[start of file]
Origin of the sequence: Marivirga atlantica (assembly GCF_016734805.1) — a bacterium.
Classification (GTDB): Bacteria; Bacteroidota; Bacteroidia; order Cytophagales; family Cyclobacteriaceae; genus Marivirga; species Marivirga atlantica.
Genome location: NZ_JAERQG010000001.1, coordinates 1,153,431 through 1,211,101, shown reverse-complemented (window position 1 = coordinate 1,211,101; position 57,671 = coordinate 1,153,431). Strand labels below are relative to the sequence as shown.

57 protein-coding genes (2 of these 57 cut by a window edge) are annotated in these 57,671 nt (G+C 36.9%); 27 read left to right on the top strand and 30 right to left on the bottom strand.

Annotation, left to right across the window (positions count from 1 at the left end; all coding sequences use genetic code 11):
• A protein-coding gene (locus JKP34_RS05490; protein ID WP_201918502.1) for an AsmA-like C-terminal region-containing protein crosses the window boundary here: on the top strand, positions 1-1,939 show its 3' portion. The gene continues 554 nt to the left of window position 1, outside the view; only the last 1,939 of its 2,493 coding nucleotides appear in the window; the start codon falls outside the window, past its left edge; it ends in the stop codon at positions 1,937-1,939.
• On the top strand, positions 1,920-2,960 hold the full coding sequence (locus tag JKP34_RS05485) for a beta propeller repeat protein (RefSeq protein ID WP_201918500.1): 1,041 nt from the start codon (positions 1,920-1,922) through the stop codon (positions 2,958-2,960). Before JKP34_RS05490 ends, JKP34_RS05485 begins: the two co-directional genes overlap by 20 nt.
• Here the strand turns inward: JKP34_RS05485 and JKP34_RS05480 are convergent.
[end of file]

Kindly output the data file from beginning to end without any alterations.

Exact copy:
Origin of the sequence: Marivirga atlantica (assembly GCF_016734805.1) — a bacterium.
Classification (GTDB): Bacteria; Bacteroidota; Bacteroidia; order Cytophagales; family Cyclobacteriaceae; genus Marivirga; species Marivirga atlantica.
Genome location: NZ_JAERQG010000001.1, coordinates 1,153,431 through 1,211,101, shown reverse-complemented (window position 1 = coordinate 1,211,101; position 57,671 = coordinate 1,153,431). Strand labels below are relative to the sequence as shown.

57 protein-coding genes (2 of these 57 cut by a window edge) are annotated in these 57,671 nt (G+C 36.9%); 27 read left to right on the top strand and 30 right to left on the bottom strand.

Annotation, left to right across the window (positions count from 1 at the left end; all coding sequences use genetic code 11):
• A protein-coding gene (locus JKP34_RS05490; protein ID WP_201918502.1) for an AsmA-like C-terminal region-containing protein crosses the window boundary here: on the top strand, positions 1-1,939 show its 3' portion. The gene continues 554 nt to the left of window position 1, outside the view; only the last 1,939 of its 2,493 coding nucleotides appear in the window; the start codon falls outside the window, past its left edge; it ends in the stop codon at positions 1,937-1,939.
• On the top strand, positions 1,920-2,960 hold the full coding sequence (locus tag JKP34_RS05485) for a beta propeller repeat protein (RefSeq protein ID WP_201918500.1): 1,041 nt from the start codon (positions 1,920-1,922) through the stop codon (positions 2,958-2,960). Before JKP34_RS05490 ends, JKP34_RS05485 begins: the two co-directional genes overlap by 20 nt.
• Here the strand turns inward: JKP34_RS05485 and JKP34_RS05480 are convergent.